As a result, you need a well-defined lead management process that reflects an understanding of each step to the pinnacle. That’s how you’ll be able to transform prospects into customers.
The process includes:
The days of just playing the numbers are past. Today’s marketing and sales teams need to work together to target their best leads with a series of carefully crafted messages and activities that help them climb the sales pyramid. Leads alone are not enough. It’s the ability to convert prospects into customers that raises ROI and increases the bottom line.
Sometimes it seems that for every technological advance, there is a counter-force at work. Take the telephone. It’s a strategic tool for B2B lead follow-up, telemarketing and telesales. But with the ascendancy of voicemail and its handy helper Caller ID, it has become increasingly difficult to get a live prospect on the line.
For the sales rep, the question becomes: How do I break through the voicemail barrier, beat the technological gatekeeper and deliver my message? To leave a message or not to leave a message? That is the question you must answer. Here are some B2B phone sales tips to help you.
B2B sales acceleration is all about closing more deals faster. When people think about speed, technology often comes to mind. There are, of course, many technologies that accelerate sales, but there’s one that you may not have considered.
According to an article in Forbes by Ken Krogue, one of the keys to sales acceleration is to pick up the phone. While new, shiny tools are exciting to marketing leaders, in the end, what’s most important is increased sales.
It turns out that to help buyers buy, which is what you have to do to sell faster, you actually have to talk to them. What’s interesting, however, is that you don’t need to have a face-to-face conversation. This isn’t just speculation. Research proves it.
InsideSales.com showed that on average inside sales teams close deals in 69 days while outside sales take 144 days.
A little math is in order. Inside sales programs slash the sales cycle by more than 50 percent!
Why is inside sales so much more efficient?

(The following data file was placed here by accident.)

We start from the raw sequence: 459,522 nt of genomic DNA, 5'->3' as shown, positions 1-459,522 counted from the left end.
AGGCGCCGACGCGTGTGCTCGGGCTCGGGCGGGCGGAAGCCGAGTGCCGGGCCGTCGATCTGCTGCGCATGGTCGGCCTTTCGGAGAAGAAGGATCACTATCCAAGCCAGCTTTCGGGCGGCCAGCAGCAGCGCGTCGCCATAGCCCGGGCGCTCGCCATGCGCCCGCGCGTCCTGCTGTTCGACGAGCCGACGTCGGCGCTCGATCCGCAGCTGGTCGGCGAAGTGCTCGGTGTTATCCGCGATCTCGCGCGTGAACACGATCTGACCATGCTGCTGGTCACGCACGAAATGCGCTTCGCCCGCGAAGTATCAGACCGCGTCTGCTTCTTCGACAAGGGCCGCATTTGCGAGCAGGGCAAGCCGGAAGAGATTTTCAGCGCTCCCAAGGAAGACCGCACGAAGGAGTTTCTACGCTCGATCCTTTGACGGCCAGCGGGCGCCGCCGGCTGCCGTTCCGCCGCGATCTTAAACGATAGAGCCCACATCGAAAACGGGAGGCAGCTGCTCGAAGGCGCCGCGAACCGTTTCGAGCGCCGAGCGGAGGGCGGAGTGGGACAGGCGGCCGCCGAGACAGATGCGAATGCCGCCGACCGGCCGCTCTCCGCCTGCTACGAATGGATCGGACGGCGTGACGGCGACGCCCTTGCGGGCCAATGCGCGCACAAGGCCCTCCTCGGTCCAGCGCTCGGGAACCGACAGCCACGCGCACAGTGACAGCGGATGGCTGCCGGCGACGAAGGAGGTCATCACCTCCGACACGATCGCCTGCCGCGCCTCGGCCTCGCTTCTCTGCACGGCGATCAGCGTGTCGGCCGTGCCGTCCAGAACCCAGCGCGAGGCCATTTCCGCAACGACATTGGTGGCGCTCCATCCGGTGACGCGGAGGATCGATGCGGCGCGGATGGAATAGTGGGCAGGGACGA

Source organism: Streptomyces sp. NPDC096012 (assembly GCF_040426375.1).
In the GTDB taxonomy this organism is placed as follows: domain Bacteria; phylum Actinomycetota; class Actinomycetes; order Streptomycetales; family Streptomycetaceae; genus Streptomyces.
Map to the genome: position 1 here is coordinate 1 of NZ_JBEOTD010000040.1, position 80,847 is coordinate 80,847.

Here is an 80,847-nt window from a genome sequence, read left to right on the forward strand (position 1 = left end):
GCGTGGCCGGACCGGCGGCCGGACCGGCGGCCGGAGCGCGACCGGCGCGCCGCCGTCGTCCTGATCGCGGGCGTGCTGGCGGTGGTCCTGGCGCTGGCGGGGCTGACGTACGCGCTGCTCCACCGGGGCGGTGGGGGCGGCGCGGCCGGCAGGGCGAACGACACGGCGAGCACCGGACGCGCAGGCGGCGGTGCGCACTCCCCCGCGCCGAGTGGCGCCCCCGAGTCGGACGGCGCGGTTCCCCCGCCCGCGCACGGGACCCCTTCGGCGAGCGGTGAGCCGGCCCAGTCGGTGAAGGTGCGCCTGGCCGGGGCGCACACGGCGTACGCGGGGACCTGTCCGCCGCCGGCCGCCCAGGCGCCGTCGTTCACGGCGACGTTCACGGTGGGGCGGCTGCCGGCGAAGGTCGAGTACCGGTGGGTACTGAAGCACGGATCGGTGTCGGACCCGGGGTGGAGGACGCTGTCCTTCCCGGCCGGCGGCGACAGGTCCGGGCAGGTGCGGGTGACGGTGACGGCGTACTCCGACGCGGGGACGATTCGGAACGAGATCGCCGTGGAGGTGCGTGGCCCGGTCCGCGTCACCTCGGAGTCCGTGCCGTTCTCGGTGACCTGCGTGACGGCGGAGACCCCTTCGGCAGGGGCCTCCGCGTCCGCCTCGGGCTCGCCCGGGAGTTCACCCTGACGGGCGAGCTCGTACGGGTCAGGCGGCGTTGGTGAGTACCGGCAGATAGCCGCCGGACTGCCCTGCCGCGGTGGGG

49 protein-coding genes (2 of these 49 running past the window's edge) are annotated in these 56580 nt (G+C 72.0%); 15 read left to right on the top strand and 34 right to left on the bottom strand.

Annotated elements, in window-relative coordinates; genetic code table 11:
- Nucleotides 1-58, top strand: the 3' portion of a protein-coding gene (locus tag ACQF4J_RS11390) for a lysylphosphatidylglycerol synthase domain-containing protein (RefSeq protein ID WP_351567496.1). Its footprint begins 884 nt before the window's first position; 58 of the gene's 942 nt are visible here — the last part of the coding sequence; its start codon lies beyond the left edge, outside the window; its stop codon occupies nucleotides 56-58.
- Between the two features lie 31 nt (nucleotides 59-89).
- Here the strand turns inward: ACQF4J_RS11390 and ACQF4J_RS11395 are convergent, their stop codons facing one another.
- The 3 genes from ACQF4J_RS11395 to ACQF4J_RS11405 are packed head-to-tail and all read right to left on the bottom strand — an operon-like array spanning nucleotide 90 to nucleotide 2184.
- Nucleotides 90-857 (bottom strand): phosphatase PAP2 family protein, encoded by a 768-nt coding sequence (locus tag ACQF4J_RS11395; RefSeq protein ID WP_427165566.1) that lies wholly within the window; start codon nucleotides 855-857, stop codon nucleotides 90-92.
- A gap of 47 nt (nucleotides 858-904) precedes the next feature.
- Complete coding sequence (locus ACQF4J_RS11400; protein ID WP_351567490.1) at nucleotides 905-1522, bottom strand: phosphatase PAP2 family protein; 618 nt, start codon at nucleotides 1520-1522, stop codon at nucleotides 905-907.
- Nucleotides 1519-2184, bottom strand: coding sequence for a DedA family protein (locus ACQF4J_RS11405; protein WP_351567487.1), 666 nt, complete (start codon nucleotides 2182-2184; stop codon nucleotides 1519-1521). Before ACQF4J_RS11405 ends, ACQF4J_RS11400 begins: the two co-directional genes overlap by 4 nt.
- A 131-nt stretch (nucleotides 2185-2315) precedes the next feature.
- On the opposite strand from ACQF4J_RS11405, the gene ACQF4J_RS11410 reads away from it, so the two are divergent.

As a B2B marketer, it’s easy for you to get caught up in lead generation. After all, you often get measured on the number of leads you generate and even the cost-per-lead. But the truth is, none of that matters unless the leads convert. Inbound leads without a strategy for conversion are like kindling and logs without a match. One won’t ignite your sales. The other won’t start a fire.
The leads, however, are the starting point. If you have them, that’s great. Now you just need the match that ignites leads and transforms them into sales. You can find it in these inbound lead conversion tips.
“More than 60 percent of companies plan to invest in technology for ABM to better align sales and marketing over the next twelve months.” — Sirius Decisions, 2015 State of Account Based Marketing
Account based marketing (ABM), a term coined by ITSMA in 2004, is not new. As shown by Sirius Decision’s research, however, it is gaining traction. Companies are voting with their wallets by investing in technology to support the strategy.
Account based marketing recognizes that large organizations have tremendous sales potential, and each should be treated as its own market. Instead of fishing for business with a net, this strategy is like fishing with a spear. There is no waste.
Vendors identify their targeted large accounts and focus on each holistically. With some Fortune 500 companies reaching revenues higher than the GDPs of some nations, there’s a strong rationale behind this approach.